Grinch With Gavel Can't Steal Christmas in New Novella
- 2005 11 Nov
Title: "The Judge Who Stole Christmas"
Author: Randy Singer
Publisher: WaterBrook Press
In these days of October, my morning walk is finally in the cool of early autumn. It's a rich and sensuous experience to crunch through the first falling leaves, feel the cooler air, smell breakfast cooking in a neighbor's kitchen, then turn homeward as the horizon cracks open to admit the sun's first rays.
It's cool enough to make me think, "Only, uh, how many more shopping days 'til Christmas?" I'm now officially a senior adult, but I still grasp at any little thing that might hasten the arrival of December 25. Actually, something else had already turned my heart that way. A few weeks ago, I read "The Judge Who Stole Christmas" (WaterBrook Press, October 2005), a new novella by Randy Singer.
Singer is one of my favorite novelists, so I was eager to begin reading. Until now, his fiction has been of the legal thriller genre. This one, however, is a delightful and compelling Christmas tale. Though couched in the context of a legal dilemma that is a critical issue of our day, this novella has a different feel because of the Christmas setting.
The issue: Does a Christian nativity scene belong in the public arena?
The story: Protagonists Thomas and Theresa Hammond are a poor couple with two young children. The Hammonds depict Joseph and Mary in an annual live nativity scene displayed in the public square of Possum, Virginia, their hometown. Enter the villain, federal Judge Cynthia Baker-Kline. Think you can predict the conflict that's going to erupt?
You're right. Thomas is hardheaded, certain he's in the right, and determined to ignore the judge's ruling if it goes against his conscience. The judge is equally hardheaded, certain she's in the right, and determined that Thomas will obey her ruling.
Among supporting players, television evangelist Freddie Hester stands out. The good reverend encounters no person, no cause and no circumstance beyond his ability to exploit. When Thomas is arrested, Hester manipulates Theresa into firing her attorney and letting him take over the case.
Singer's description of Hester – just before Theresa is to appear on his television show – illustrates the author's gift for painting memorable characters: "The man had more makeup caked on than Theresa, though he passed on the lipstick. His hair stood up about four inches, then swept back over his head like the mane of a stallion. He was smiling as he looked straight into the camera, as if he might kiss it at any moment."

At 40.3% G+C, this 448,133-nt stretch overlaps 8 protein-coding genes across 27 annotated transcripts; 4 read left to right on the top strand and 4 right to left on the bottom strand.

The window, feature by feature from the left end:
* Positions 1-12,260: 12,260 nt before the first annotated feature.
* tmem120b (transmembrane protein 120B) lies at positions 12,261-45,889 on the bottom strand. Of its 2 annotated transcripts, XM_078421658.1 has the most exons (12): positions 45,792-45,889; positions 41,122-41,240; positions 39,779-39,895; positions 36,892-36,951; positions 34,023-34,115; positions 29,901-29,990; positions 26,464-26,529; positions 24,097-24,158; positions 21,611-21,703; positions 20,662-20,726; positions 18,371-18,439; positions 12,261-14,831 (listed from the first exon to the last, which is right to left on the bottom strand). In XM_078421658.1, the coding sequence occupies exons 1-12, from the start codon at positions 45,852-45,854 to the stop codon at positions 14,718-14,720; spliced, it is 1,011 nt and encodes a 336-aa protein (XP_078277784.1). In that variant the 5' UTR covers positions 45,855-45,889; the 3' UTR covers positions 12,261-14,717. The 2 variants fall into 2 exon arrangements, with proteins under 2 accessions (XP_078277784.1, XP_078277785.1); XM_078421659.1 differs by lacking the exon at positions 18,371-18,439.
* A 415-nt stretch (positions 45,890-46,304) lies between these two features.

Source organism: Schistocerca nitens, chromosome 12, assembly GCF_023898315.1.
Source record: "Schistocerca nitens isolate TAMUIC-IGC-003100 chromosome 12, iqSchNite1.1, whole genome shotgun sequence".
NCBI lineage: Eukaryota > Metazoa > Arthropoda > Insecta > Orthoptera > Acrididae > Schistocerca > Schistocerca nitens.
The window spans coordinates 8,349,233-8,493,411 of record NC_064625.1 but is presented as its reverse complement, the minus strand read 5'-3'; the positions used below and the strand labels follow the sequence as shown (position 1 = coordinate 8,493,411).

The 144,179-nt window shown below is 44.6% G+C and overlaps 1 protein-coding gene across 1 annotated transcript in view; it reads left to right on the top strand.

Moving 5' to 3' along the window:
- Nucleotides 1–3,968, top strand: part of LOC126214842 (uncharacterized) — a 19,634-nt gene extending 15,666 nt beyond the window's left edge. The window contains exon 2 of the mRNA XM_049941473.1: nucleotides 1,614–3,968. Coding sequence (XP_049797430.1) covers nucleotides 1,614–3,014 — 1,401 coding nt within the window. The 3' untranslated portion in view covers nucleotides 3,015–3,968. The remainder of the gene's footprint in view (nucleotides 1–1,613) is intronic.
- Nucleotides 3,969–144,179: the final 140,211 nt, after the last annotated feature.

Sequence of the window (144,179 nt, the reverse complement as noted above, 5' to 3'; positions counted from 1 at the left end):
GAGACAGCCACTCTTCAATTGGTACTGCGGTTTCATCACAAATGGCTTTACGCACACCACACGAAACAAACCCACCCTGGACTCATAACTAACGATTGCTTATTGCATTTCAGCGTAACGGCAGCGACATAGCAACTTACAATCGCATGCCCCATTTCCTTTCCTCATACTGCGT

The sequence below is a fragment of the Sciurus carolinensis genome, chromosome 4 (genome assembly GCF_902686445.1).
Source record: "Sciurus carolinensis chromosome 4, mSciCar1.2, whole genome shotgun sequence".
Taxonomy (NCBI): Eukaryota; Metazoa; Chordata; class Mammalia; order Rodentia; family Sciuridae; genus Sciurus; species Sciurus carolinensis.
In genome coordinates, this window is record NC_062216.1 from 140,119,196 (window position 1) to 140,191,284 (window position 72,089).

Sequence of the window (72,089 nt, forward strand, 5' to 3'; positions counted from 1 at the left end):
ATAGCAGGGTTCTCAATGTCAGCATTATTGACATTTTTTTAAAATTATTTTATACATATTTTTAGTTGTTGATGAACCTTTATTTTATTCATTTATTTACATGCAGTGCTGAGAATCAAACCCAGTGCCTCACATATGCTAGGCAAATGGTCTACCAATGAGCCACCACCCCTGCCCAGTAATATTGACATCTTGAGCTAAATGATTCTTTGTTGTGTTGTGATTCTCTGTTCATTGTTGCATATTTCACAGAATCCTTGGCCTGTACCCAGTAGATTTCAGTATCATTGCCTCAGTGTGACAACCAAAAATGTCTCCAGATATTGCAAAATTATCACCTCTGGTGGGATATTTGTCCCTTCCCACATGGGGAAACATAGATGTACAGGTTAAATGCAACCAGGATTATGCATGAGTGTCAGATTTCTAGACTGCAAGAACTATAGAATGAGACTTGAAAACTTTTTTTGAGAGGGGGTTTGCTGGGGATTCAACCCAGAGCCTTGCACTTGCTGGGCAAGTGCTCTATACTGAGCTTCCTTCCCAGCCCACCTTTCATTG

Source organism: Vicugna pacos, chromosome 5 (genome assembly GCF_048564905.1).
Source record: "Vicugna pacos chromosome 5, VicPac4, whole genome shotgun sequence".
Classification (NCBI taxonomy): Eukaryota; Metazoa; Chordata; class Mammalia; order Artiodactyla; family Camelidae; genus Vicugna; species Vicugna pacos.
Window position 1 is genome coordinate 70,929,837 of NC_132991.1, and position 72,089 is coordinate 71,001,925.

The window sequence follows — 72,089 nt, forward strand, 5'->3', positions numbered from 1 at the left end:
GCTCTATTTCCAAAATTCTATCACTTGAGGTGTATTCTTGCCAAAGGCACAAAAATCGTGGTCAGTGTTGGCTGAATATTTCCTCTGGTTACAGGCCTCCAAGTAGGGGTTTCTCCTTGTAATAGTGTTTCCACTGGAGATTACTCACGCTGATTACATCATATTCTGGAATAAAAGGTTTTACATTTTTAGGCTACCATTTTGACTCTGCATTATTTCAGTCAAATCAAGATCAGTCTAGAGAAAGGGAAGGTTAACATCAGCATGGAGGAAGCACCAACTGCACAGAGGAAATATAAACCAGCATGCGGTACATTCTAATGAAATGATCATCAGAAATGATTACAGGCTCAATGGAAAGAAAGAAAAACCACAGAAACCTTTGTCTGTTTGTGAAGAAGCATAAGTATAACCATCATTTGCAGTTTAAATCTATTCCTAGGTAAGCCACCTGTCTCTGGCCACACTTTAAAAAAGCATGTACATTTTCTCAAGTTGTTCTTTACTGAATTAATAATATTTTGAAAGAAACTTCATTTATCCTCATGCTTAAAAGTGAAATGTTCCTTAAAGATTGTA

The author – an attorney by profession – Singer entered the fiction field in 2003 with "Directed Verdict." That first novel won the Christy Award for excellence for the year's best Christian suspense novel.
So he's a novelist and a lawyer. What else? Talk to Singer and you quickly discover that he's a man with a sense of humor. And a man of humility. And a man with a passion to represent the Gospel faithfully in everything he does, even fiction.
"In all of history, no event is more worthy of our meditation and best storytelling efforts than: The Word became flesh and dwelt among us," said Singer. That Scripture, John 1:14, defines a hallmark of Singer's work – the Good News of the Gospel is, indeed, always an integral element in his creative fiction.
With several years of practice as a trial lawyer, and currently as professor at Regent Law School and chief counsel for the North American Mission Board of the Southern Baptist Convention, Singer has a finger on the pulse of church-state issues that stir controversy these days. His profession has provided him with fertile ground for exciting fiction.
"One thing I don't make up is the law," said Singer. "I try to be accurate on the substantive issues and legal proceedings. There is enough conflict and drama and majesty in our legal system that you don't have to go beyond what's there to write a good story."
Conflict. Drama. Majesty. Singer mixes them together well in "The Judge Who Stole Christmas."
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